Monday, November 14, 2011

Stamford Freemasons Open Their Doors

Courtesy of the Stamford Connecticut Patch - October 20, 2011

Last weekend, Stamford’s Union Lodge No. 5 joined lodges around the state of Connecticut to host open houses to help educate the community about freemasonry and offer potential new members a chance to come in and ask questions. On Saturday, Masonic Lodges around Connecticut hosted community open houses. At Stamford’s Union Lodge No. 5 located near the Glenbrook Station, Shriners’ miniature cars were parked out front, clowns visited with children, and the grill was going strong.

“The Connecticut Grand Lodge asked us to do this,” Jon Ringel, Master of Union Lodge No. 5, told Patch. “It's to increase interest, just let people know we’re here.”
By noon, they had already seen greater turnout than expected, people wandering through to ask a question or see what they were about. With an open house comes a certain tightrope walk. The Freemasons historically do not “recruit” new members, but view the open house as simply a chance to invite the community inside — perhaps demystifying the lodge a bit for some people.
“They want to know “What’s it about?” “What do you people do?”” Ringel said.
Of course, it’s tough to have an open house without inviting questions — after all, if you’ve ever sat through a History Channel special, you surely have a laundry list of them.
“We have our secrets, but we’re not a secret organization — 95% of what we do is not secret.” Ringel explained. “We’re in the phone book!”
“People think it’s a secret because it’s old,” Thomas Burke said.
Old indeed, while no one knows just when Freemasonry in general originated, Stamford’s Union Lodge No. 5 was founded in 1763 — that’s 25 years before Connecticut became a state.
“We’re here every Wednesday — the first and third Wednesdays are meetings, but we have dinner at 6:30 beforehand. In between, we’re here and it’s open to the public,” Ringel said. “There are people that hang around for awhile before meetings — there was one who was coming to the lodge for a long time and finally asked, “So what do I have to do to join you guys?” and I was like, “That’s all you had to do!””
“There was a commuter from New Canaan who had gone past here on the train for years — one day he got off the train and walked up here,” Odell added. “He’s been a member ever since.”
It’s hard to imagine an organization as steeped in tradition as the Freemasons keeping pace with the times, but they are constantly evolving new ways of keeping their traditions intact. For example, 90-95% of their membership inquiries now begin on the internet. Open houses like the ones held over the weekend across Connecticut are another way of opening the doors to let the community know that it’s okay to come on in and ask.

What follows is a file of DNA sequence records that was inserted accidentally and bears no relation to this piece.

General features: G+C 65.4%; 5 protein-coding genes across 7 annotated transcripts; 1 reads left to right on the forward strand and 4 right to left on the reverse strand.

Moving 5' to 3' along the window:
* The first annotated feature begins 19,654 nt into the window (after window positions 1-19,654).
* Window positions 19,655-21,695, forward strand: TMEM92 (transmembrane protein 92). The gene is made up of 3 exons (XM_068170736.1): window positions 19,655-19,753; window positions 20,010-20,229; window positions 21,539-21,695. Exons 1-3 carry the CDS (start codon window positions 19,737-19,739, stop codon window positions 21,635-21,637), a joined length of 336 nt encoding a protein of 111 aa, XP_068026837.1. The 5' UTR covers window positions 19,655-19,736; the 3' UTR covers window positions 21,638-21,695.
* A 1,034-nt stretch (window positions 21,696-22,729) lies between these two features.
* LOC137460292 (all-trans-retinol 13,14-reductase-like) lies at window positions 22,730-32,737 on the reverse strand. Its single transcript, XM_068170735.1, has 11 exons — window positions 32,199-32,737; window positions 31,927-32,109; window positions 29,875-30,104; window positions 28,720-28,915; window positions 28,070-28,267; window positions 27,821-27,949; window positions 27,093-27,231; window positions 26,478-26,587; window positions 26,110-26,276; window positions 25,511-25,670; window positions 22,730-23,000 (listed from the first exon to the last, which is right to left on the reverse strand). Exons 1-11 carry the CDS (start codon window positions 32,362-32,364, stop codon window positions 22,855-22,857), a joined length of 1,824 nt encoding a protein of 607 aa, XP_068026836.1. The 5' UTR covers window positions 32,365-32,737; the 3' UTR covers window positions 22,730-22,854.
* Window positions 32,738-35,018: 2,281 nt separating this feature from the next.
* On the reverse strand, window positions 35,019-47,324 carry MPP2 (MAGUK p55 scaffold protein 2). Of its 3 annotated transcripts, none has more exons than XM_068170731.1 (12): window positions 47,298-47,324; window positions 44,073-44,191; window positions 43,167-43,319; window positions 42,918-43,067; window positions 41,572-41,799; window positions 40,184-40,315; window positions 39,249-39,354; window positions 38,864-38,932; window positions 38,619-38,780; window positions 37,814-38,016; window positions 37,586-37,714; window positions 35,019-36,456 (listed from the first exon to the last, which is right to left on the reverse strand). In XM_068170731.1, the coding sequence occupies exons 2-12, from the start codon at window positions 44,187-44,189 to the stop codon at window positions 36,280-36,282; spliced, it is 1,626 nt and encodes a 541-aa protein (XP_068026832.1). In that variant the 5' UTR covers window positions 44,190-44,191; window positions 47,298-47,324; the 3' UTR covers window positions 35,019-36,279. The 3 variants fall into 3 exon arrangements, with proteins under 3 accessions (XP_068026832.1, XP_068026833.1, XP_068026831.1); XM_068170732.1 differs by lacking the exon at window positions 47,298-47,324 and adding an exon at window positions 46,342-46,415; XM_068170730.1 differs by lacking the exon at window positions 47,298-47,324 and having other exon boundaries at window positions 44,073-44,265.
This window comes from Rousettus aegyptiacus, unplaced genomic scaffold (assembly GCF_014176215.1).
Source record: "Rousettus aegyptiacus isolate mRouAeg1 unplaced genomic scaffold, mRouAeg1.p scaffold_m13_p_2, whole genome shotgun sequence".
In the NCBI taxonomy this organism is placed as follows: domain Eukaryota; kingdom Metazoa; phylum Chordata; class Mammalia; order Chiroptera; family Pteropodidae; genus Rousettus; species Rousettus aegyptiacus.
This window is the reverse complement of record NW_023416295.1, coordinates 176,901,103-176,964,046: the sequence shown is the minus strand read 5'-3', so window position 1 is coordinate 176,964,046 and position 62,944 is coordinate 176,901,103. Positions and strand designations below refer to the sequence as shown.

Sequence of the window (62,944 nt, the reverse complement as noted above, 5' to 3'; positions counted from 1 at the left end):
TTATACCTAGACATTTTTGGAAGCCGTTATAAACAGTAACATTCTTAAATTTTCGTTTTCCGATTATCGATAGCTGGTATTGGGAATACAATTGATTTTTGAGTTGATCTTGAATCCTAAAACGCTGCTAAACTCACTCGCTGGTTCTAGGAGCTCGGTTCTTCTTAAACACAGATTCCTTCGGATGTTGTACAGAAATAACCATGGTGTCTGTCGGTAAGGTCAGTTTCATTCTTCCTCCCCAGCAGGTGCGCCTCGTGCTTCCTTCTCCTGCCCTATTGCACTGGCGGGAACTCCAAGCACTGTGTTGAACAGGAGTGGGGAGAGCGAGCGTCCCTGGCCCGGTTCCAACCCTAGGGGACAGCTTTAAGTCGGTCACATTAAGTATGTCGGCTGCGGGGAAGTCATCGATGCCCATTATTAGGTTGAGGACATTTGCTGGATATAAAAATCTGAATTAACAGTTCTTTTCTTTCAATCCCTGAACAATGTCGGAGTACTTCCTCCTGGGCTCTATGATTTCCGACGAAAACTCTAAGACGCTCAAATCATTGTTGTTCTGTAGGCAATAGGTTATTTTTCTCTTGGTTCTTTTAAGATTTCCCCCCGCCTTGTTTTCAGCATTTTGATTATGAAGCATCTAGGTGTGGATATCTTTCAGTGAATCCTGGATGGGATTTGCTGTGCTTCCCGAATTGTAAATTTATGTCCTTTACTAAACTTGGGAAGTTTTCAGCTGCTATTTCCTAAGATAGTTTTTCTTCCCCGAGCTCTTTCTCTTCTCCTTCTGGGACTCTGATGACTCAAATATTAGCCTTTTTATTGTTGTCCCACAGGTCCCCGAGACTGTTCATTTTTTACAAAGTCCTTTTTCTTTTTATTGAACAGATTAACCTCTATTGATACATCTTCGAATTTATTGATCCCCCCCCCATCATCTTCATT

For the people asking "What do you do?" there's plenty to talk about. Stamford’s Freemasons participate in a variety of charitable activities throughout the year, from blood drives to fundraisers and a scholarship for a Stamford High School student.
“It’s sometimes referred to as a silent fraternity — we do it, get it done, don’t make a lot of noise about it,” Digger Odell, Past Master at Union Lodge No. 5, said.
One of their main philanthropic events is the CTCHIP program (Connecticut Child Indentification Program) and the very next day, Union Lodge No. 5 was headed to Stamford Museum & Nature Center's Harvest Festival for an event. CTCHIP is recognized by the National Center for Missing and Exploited Children as one of the most comprehensive child identification programs available free to families. CTCHIP creates a kit for parents including their child’s vital information, voice recordings, dental information, current photos, and other identifying information — providing an important resource if their child ever goes missing.
“All that information goes to the parent, hopefully they never need to use it,” Odell said.
While taking steps to raise their profile in the community, what remains a secret? Only the details of the meetings and the ways that Freemasons identify each other.
“That goes back to the masons — the actual stone masons. They would travel around and say you had a project, you had to be able to identify one, be able to know if he had the skills, if he knew his trade,” Odell said.
Union Lodge No. 5 recently gave out fifty year veteran pins to some of their members and every brother has a story of how he first came to the lodge and what it has meant to him in his life. The answers are at once poignant and simple.
“It gives you an avenue, an easy way to help the community,” Ringel said “The fellowship,” Odell replied almost instantly. “An opportunity to become a better man.”
About this column: "About Town" records the neighborhood chatter of Stamford. Let us know if you've heard anything that should be included. The opinions expressed in this column do not necessarily reflect those of Patch or its editors.

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